Appendicitis Preoperative Care

Appendicitis Preoperative Care

1. Preoperative preparation in the treatment room

1. Observation

Within 8-12 hours after onset of complaints, signs and symptoms of appendicitis are often unclear. In this state close observation is necessary. Patients were asked to complete bed rest and fasting. Laxatives should not be given when suspected appendicitis or other forms of peritonitis. Abdominal and rectal examination and blood tests (leukocyte count and type) repeated periodically. X-ray of the abdomen and thorax erect performed to look for other possible complications. In most cases, the diagnosis is established denagn localized pain in the lower right area within 12 hours after onset of complaints.

2. Intubation if necessary

3. Antibiotics

4. Shave the area of ​​operation

Shaving the area of ​​operation is intended to prevent infection in surgery because the area is not shaved hair can be a hiding place for germs and also interfere / hinder the process of healing and wound care. Nevertheless there are certain conditions that do not require shearing before oprasi, for example in wound incision in the patient's arm.

2. Radiological examination and laboratory

1. Radiological examinations, such as: Photo thoracic, abdominal, bone photo (fracture area), USG (ultrasonography), CT scan (computerized tomography scan), MRI (Magnetic Resonance Imaging), BNO-IVP, Renogram, Cystoscopy, Mammography, CIL (Colon in the Loop), EKG / ECG (Electrocardiography), ECHO, EEG (Electroencephalography), etc..

2. Laboratory examinations, such as the examination of blood: hemoglobin, leukocyte count, lymphocyte count, erythrocyte sedimentation rate, platelet count, total protein (albumin and globulin), electrolytes (potassium, sodium, and chloride), clotting time, bleeding time, urea, creatinine, BUN , etc.. Can also be done on bone marrow examination if the disease associated with blood disorders.

Examination of Blood Sugar Levels
Examination of Blood Sugar Levels conducted to determine whether the patient's role in blood sugar levels normal range or not. Blood Sugar Testing is usually done by fasting 10 hours (fasting at 10 pm, and blood drawn at 8 am) and also examined Blood Sugar Levels 2 hour PP (post-prandial).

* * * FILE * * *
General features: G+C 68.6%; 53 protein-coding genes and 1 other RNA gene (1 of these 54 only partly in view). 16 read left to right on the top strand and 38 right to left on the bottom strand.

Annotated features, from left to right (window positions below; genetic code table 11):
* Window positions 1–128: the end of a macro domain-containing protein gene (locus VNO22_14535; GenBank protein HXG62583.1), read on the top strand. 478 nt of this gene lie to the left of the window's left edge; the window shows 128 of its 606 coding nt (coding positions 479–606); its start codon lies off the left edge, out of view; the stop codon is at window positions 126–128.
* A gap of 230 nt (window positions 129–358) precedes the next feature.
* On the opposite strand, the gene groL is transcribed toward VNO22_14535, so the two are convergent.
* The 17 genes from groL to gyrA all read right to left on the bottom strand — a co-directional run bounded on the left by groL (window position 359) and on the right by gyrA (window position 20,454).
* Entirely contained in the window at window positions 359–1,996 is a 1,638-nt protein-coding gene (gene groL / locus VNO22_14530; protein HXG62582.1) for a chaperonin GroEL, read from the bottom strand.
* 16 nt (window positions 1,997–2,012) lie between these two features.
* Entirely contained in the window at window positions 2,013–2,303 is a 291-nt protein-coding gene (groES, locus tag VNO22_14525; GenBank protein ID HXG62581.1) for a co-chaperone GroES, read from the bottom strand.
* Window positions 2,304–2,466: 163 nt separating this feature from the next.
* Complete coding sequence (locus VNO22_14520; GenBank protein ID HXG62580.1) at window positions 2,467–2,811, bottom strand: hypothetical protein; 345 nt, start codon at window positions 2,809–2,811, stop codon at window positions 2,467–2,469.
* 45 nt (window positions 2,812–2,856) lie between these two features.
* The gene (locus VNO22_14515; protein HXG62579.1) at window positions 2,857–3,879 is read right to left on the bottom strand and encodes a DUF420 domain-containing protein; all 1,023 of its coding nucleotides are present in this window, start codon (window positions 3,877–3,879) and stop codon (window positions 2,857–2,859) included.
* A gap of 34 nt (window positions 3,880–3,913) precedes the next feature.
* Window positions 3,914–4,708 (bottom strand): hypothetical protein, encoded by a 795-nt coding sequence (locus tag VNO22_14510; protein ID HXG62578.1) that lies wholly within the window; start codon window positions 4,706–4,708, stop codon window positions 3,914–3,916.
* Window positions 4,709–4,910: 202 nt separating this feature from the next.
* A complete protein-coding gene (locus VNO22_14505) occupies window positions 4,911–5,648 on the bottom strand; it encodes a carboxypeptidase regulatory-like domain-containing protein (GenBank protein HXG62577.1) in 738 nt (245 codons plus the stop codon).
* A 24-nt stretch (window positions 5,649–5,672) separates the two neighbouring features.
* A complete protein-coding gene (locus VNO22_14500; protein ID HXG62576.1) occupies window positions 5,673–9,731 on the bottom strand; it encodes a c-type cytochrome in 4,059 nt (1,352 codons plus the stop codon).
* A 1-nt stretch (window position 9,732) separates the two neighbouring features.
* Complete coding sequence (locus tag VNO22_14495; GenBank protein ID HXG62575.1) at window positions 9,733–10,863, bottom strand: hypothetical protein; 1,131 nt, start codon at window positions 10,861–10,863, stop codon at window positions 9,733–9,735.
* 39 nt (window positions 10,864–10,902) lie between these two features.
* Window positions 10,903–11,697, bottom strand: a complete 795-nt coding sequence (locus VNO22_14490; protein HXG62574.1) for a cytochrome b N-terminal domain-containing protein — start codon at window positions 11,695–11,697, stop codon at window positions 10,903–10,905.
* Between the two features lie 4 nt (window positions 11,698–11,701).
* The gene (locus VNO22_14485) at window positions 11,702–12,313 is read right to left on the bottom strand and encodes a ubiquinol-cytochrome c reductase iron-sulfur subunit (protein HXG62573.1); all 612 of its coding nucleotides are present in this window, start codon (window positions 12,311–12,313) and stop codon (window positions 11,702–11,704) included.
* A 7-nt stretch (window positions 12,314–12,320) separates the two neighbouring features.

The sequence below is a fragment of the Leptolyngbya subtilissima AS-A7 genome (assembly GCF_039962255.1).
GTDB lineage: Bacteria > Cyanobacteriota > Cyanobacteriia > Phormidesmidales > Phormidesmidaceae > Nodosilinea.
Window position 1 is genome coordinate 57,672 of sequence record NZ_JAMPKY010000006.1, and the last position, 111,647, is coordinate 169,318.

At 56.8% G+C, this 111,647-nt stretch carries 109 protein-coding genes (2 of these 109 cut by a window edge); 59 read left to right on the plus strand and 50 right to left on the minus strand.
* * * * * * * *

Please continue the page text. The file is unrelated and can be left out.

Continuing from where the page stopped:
3. Mental and psychological preparation

Mental preparation is important in the process of preparation for the surgery, because of mental patients who are not ready or unstable can affect his physical condition.

Surgery is a potential or actual threat to a person of integrity who could evoke physiological and psychological stress reactions (Barbara C. Long)

Examples of physiological changes that arise due to anxiety / fear, among others:
  1. Patients with a history of hypertension when experiencing anxiety before surgery can lead to patients difficult to sleep and blood pressure will be increased so that the operation can be canceled.
  2. Female patients who are anxious about the operation to menstruate earlier than usual, so that the operation had to be postponed. Everyone has a different view in the face of the operating experience that will give a different response, but the real fear and anxiety experienced by each person is always in the face of surgery.

Various reasons can cause fear / anxiety patients face surgery include:
  • Fear of pain after surgery
  • Fear of physical changes, be ugly and not functioning normally (body image)
  • Fear of malignancy (when the diagnosis is established is uncertain)
  • Fear / anxiety experienced by people dama conditions that havethe same disease.
  • Fear / horror facing the operating room, surgical equipment and personnel.
  • Scared to death while sedated / unconscious again.
  • Fear of the operation fails.